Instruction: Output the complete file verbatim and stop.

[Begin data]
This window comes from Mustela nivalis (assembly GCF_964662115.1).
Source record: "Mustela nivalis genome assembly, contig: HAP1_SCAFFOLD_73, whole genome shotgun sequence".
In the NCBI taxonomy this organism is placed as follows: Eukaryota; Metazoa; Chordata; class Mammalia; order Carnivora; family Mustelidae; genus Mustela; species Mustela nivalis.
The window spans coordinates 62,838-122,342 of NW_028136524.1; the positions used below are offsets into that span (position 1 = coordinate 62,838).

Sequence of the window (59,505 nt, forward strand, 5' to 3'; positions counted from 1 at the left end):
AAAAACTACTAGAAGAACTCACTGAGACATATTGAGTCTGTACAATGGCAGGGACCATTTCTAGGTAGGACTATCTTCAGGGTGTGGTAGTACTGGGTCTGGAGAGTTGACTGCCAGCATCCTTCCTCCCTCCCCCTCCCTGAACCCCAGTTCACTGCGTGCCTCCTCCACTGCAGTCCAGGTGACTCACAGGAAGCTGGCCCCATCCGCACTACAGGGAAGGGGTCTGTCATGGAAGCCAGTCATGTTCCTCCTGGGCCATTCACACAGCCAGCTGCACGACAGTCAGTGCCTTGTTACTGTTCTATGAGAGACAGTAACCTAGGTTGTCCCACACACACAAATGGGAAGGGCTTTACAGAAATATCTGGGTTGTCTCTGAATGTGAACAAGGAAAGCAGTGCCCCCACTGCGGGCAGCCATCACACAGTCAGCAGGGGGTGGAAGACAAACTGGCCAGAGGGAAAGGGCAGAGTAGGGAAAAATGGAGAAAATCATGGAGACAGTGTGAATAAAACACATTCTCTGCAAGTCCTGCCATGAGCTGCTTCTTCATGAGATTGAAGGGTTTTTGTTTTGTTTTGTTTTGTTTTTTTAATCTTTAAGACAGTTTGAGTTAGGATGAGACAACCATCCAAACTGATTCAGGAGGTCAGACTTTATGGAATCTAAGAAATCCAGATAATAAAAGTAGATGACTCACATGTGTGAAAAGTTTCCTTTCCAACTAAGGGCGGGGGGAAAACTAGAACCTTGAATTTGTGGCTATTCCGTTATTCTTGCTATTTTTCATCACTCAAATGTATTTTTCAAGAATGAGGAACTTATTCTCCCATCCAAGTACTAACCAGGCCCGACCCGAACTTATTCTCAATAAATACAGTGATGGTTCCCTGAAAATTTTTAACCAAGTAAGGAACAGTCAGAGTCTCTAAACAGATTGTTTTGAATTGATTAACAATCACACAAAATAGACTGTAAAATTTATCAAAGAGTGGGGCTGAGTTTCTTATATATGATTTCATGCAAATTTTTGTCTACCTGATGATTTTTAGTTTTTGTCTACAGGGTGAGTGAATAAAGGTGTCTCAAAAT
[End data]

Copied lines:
This window comes from Mustela nivalis (assembly GCF_964662115.1).
Source record: "Mustela nivalis genome assembly, contig: HAP1_SCAFFOLD_73, whole genome shotgun sequence".
In the NCBI taxonomy this organism is placed as follows: Eukaryota; Metazoa; Chordata; class Mammalia; order Carnivora; family Mustelidae; genus Mustela; species Mustela nivalis.
The window spans coordinates 62,838-122,342 of NW_028136524.1; the positions used below are offsets into that span (position 1 = coordinate 62,838).

Sequence of the window (59,505 nt, forward strand, 5' to 3'; positions counted from 1 at the left end):
AAAAACTACTAGAAGAACTCACTGAGACATATTGAGTCTGTACAATGGCAGGGACCATTTCTAGGTAGGACTATCTTCAGGGTGTGGTAGTACTGGGTCTGGAGAGTTGACTGCCAGCATCCTTCCTCCCTCCCCCTCCCTGAACCCCAGTTCACTGCGTGCCTCCTCCACTGCAGTCCAGGTGACTCACAGGAAGCTGGCCCCATCCGCACTACAGGGAAGGGGTCTGTCATGGAAGCCAGTCATGTTCCTCCTGGGCCATTCACACAGCCAGCTGCACGACAGTCAGTGCCTTGTTACTGTTCTATGAGAGACAGTAACCTAGGTTGTCCCACACACACAAATGGGAAGGGCTTTACAGAAATATCTGGGTTGTCTCTGAATGTGAACAAGGAAAGCAGTGCCCCCACTGCGGGCAGCCATCACACAGTCAGCAGGGGGTGGAAGACAAACTGGCCAGAGGGAAAGGGCAGAGTAGGGAAAAATGGAGAAAATCATGGAGACAGTGTGAATAAAACACATTCTCTGCAAGTCCTGCCATGAGCTGCTTCTTCATGAGATTGAAGGGTTTTTGTTTTGTTTTGTTTTGTTTTTTTAATCTTTAAGACAGTTTGAGTTAGGATGAGACAACCATCCAAACTGATTCAGGAGGTCAGACTTTATGGAATCTAAGAAATCCAGATAATAAAAGTAGATGACTCACATGTGTGAAAAGTTTCCTTTCCAACTAAGGGCGGGGGGAAAACTAGAACCTTGAATTTGTGGCTATTCCGTTATTCTTGCTATTTTTCATCACTCAAATGTATTTTTCAAGAATGAGGAACTTATTCTCCCATCCAAGTACTAACCAGGCCCGACCCGAACTTATTCTCAATAAATACAGTGATGGTTCCCTGAAAATTTTTAACCAAGTAAGGAACAGTCAGAGTCTCTAAACAGATTGTTTTGAATTGATTAACAATCACACAAAATAGACTGTAAAATTTATCAAAGAGTGGGGCTGAGTTTCTTATATATGATTTCATGCAAATTTTTGTCTACCTGATGATTTTTAGTTTTTGTCTACAGGGTGAGTGAATAAAGGTGTCTCAAAAT